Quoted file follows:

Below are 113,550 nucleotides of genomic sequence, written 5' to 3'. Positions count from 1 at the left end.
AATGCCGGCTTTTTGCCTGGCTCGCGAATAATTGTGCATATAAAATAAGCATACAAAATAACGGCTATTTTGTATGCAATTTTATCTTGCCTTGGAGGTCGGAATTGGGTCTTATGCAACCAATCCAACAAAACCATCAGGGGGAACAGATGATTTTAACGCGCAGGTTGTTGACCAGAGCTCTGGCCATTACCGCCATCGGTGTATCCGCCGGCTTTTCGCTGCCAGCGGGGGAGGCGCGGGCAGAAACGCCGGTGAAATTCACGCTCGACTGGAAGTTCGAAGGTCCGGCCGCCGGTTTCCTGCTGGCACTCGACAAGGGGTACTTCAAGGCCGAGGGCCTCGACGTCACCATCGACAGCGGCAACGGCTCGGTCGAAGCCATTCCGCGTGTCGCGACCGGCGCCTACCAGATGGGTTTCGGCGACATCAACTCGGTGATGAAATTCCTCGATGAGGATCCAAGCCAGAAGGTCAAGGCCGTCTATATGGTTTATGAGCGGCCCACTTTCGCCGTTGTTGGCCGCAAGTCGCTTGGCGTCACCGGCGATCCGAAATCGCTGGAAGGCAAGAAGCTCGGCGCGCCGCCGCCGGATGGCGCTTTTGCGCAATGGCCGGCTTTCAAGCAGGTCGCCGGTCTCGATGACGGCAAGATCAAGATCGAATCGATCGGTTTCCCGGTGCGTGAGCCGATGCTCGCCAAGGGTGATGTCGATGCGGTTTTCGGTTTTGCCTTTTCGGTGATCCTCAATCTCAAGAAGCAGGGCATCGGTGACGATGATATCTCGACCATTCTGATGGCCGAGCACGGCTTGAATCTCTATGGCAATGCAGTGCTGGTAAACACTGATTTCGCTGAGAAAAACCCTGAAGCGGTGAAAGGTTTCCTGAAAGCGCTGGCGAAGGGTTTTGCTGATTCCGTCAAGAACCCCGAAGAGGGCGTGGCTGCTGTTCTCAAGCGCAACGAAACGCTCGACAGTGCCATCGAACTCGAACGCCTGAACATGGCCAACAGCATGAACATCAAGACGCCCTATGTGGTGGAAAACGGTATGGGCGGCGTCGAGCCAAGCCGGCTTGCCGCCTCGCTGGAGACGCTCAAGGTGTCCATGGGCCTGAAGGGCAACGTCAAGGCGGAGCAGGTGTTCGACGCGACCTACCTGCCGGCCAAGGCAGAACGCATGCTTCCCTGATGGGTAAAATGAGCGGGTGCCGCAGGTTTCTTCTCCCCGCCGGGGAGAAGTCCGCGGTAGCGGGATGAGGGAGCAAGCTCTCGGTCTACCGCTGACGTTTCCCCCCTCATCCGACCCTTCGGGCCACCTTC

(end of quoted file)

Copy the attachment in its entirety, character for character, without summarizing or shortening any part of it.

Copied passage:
Below are 113,550 nucleotides of genomic sequence, written 5' to 3'. Positions count from 1 at the left end.
AATGCCGGCTTTTTGCCTGGCTCGCGAATAATTGTGCATATAAAATAAGCATACAAAATAACGGCTATTTTGTATGCAATTTTATCTTGCCTTGGAGGTCGGAATTGGGTCTTATGCAACCAATCCAACAAAACCATCAGGGGGAACAGATGATTTTAACGCGCAGGTTGTTGACCAGAGCTCTGGCCATTACCGCCATCGGTGTATCCGCCGGCTTTTCGCTGCCAGCGGGGGAGGCGCGGGCAGAAACGCCGGTGAAATTCACGCTCGACTGGAAGTTCGAAGGTCCGGCCGCCGGTTTCCTGCTGGCACTCGACAAGGGGTACTTCAAGGCCGAGGGCCTCGACGTCACCATCGACAGCGGCAACGGCTCGGTCGAAGCCATTCCGCGTGTCGCGACCGGCGCCTACCAGATGGGTTTCGGCGACATCAACTCGGTGATGAAATTCCTCGATGAGGATCCAAGCCAGAAGGTCAAGGCCGTCTATATGGTTTATGAGCGGCCCACTTTCGCCGTTGTTGGCCGCAAGTCGCTTGGCGTCACCGGCGATCCGAAATCGCTGGAAGGCAAGAAGCTCGGCGCGCCGCCGCCGGATGGCGCTTTTGCGCAATGGCCGGCTTTCAAGCAGGTCGCCGGTCTCGATGACGGCAAGATCAAGATCGAATCGATCGGTTTCCCGGTGCGTGAGCCGATGCTCGCCAAGGGTGATGTCGATGCGGTTTTCGGTTTTGCCTTTTCGGTGATCCTCAATCTCAAGAAGCAGGGCATCGGTGACGATGATATCTCGACCATTCTGATGGCCGAGCACGGCTTGAATCTCTATGGCAATGCAGTGCTGGTAAACACTGATTTCGCTGAGAAAAACCCTGAAGCGGTGAAAGGTTTCCTGAAAGCGCTGGCGAAGGGTTTTGCTGATTCCGTCAAGAACCCCGAAGAGGGCGTGGCTGCTGTTCTCAAGCGCAACGAAACGCTCGACAGTGCCATCGAACTCGAACGCCTGAACATGGCCAACAGCATGAACATCAAGACGCCCTATGTGGTGGAAAACGGTATGGGCGGCGTCGAGCCAAGCCGGCTTGCCGCCTCGCTGGAGACGCTCAAGGTGTCCATGGGCCTGAAGGGCAACGTCAAGGCGGAGCAGGTGTTCGACGCGACCTACCTGCCGGCCAAGGCAGAACGCATGCTTCCCTGATGGGTAAAATGAGCGGGTGCCGCAGGTTTCTTCTCCCCGCCGGGGAGAAGTCCGCGGTAGCGGGATGAGGGAGCAAGCTCTCGGTCTACCGCTGACGTTTCCCCCCTCATCCGACCCTTCGGGCCACCTTC